Friday, October 17, 2008


I have spent a few hours spread over the last week to inventory and organize my on-hand ammo components, and to knock out some test lots of .30'06.

I went to the Provo public shooting range this evening to put some groups up out at a hundred yards to find out which loads worked better than the others. When I arrived I found that I had packed some light (125gr TNT bullets) loads I had assembled years ago. After I shot my test groups I decided to see where the old varminter loads were landing and loaded up three rounds in the Remington.

Bang. Feh; I was hitting about an inch right of my aiming point all night, and it was me, not the scope. I spent a few hours this week swinging a hammer for a surveyor friend and as a result it was awfully hard to get a good, relaxed natural point of aim working for me. Bang. Another shot two inches high, about an inch right, maybe a half inch from the first round. *click*. Pause. Open the bolt, see the case sliding back on the end of the bolt, then ejecting onto the table. Pick it up, inspect the primer and find it properly punched. There's no projectile... but there's no soot marks in the neck of the "expended" brass case to show it was recently fired. I pulled the bolt and looked up the bore into... blackness.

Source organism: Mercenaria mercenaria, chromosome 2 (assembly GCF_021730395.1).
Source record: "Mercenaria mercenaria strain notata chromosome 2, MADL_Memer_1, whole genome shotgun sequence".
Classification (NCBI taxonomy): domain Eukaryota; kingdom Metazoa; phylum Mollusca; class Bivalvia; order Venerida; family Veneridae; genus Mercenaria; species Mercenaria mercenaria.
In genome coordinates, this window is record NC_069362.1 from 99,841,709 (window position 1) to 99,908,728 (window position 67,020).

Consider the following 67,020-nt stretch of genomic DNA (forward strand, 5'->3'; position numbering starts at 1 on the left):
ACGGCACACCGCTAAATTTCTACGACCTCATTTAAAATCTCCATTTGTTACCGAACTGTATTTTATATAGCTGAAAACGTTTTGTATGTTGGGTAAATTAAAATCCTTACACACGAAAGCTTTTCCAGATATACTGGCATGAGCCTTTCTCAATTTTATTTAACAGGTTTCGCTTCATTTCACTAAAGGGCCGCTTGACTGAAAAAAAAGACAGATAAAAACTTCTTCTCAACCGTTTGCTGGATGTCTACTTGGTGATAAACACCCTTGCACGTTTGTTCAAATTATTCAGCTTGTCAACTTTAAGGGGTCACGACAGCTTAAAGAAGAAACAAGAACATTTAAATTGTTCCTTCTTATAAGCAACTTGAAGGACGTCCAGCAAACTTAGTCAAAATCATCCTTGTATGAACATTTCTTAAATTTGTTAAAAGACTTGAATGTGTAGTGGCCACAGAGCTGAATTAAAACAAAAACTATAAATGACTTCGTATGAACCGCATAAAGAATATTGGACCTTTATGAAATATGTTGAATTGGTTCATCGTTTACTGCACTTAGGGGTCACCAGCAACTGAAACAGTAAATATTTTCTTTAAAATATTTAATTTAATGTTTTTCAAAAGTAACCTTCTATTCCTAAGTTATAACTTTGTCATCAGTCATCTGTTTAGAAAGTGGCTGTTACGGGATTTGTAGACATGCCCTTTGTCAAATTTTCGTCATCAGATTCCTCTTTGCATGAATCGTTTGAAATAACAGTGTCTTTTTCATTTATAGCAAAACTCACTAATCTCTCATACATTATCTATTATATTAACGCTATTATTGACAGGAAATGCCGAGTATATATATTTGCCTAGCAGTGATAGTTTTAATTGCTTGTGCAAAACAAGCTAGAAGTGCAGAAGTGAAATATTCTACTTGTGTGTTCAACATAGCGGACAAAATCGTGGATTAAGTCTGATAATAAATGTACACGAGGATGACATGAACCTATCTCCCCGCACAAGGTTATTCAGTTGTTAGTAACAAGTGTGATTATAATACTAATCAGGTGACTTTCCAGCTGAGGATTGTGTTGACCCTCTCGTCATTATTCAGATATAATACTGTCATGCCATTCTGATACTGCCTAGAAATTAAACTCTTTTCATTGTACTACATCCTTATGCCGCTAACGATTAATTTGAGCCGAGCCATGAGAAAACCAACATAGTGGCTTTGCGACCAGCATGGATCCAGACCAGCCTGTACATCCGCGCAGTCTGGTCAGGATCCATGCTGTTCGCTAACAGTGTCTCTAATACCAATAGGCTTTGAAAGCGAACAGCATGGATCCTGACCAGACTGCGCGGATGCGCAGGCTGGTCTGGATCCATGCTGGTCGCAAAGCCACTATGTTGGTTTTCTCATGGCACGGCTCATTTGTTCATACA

I've experienced my first squib load since I began reloading my own metallic cartridges in 1987. This happens when you get clumsy and skip charging a case and seat a bullet on top of a primer only. It's good that it happened at a range and in my hunting rifle. If I'd been shooting my M1 in the field the same situation might have turned out much uglier. I might well have been blasting away and experienced a failure to function and then executed "immediate action", which in the M1 simply means "rack the operating rod to the rear, let fly, and attempt to fire". Firing a round on top of a squib will blow up any rifle, and most pistols, too.

Tonight, the squib bullet was forced about six inches into the bore by the detonation of the primer. I don't carry a sectioned cleaning rod in my range bag, just a few bore snakes in my calibers. That's going to change. I didn't want to bug anybody else so I just packed up and brought every thing home. It took about a minute down in the Temple of Bang to tap out the projectile and then punch the bore with a brush soaked in solvent.

Lessons learned. PAY ATTENTION. Geeze, maybe that's how we get to mid October with a Communist running for the president, for the Democrats.

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